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Not going all the way

Two stars out of five

It is appropriate that this new play from Salford-born playwright Ayub Khan-Din, best known for writing East is East, is having its premiere at The Lowry, surrounded by Salford Quays and the burgeoning Media City. All the Home Way is a glimpse into the communities that have been ‘regenerated’ over the last ten years.

The unseen Frankie lies dying in his bed, his breathing supervised through a baby monitor, while his family gather in the kitchen beneath contemplating the impending death of their brother/ nephew/ cousin and the demise of the Salford community that they have grown-up in.

There is clear affection for Salford and its people but too many characters are close to caricatures. Carol (Kate Anthony) is the sibling, who has moved out of Salford and now lives in ‘Didsbury Village’, cue references to Waitrose, petty snobbery and sniggers of recognition for, its fair to guess, a overwhelmingly middle-class audience. Philip (Paul Simpson) the semi-literate younger brother who pours endless spoonfuls of sugar into his tea is an embarrassing parody. Brian (Sean Gallagher) is a London-based creative professional who reluctantly returns to Salford. The character is unrelentingly dull and so contrived and stilted that he comes across as not simply emotionally and culturally dislocated from his siblings but entirely alien to them. Janet (Susan Cookson), the dependable centre of the family and Sonia (Julie Riley), the troubled recovering drug-addict, do add some balance, their performances capture both a sense of hopelessness and resilience in the community. But overall the characters are not sufficiently engaging to justify the plays emotional climax and neither do they have the depth to give an insight into the complexities surrounding the breakdown of white working-class communities. The various characters’ illiteracy or alcoholism or casual racism is rarely explored or contextualised and is often simply used as an excuse for a one-liner.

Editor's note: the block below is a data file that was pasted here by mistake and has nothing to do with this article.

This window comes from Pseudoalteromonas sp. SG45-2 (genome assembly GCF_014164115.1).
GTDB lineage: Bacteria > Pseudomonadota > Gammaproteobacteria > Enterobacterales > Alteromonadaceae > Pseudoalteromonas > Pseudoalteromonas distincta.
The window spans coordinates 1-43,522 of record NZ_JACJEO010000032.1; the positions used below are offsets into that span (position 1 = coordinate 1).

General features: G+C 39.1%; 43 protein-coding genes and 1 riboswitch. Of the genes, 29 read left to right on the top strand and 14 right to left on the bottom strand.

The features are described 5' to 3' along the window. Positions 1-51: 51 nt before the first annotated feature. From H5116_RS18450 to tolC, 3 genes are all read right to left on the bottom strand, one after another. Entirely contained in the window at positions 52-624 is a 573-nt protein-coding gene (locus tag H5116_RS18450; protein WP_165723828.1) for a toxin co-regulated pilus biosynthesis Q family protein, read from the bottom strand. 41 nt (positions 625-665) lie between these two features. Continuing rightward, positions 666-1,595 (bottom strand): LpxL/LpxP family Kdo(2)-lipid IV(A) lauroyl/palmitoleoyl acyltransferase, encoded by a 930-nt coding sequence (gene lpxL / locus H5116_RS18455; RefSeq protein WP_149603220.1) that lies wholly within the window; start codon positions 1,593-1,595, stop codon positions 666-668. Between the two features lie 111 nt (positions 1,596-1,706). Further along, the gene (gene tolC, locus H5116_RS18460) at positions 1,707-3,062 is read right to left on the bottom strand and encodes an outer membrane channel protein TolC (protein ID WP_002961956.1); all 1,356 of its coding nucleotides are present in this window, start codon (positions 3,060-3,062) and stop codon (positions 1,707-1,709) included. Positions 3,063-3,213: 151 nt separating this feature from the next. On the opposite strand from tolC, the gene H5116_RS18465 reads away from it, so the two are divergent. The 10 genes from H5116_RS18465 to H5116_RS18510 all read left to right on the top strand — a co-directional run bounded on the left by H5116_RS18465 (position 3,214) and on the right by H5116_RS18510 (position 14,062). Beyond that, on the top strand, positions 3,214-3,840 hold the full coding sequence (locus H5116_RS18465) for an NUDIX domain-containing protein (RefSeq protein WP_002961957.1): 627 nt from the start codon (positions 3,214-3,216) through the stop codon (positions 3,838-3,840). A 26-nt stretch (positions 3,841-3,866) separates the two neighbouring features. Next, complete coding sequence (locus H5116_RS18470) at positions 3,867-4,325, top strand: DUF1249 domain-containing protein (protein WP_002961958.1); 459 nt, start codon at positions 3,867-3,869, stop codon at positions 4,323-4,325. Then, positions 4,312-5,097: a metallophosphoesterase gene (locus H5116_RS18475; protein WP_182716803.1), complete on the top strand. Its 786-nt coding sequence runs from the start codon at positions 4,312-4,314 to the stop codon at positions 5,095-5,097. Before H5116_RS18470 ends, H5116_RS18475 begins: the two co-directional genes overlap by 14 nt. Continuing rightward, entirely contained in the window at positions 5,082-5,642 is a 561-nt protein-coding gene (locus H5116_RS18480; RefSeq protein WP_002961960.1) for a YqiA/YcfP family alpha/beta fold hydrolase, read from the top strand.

The Salford setting is largely convincing but there are occasional superficial references that are unnecessary. Apparently Manchester United tickets are quite expensive. Who knew?

It is a credit to the Library Theatre Company and The Lowry that they are willing to stage vaguely political theatre that does attempt to explore and reflect Greater Manchester’s communities. It is a shame that All The way Home ends up having so little to say.

All The Way Home is on at The Lowry until Saturday 15th October.

Tickets are available from £11 for students.

Tags: Manchester Library Theatre, The Lowry

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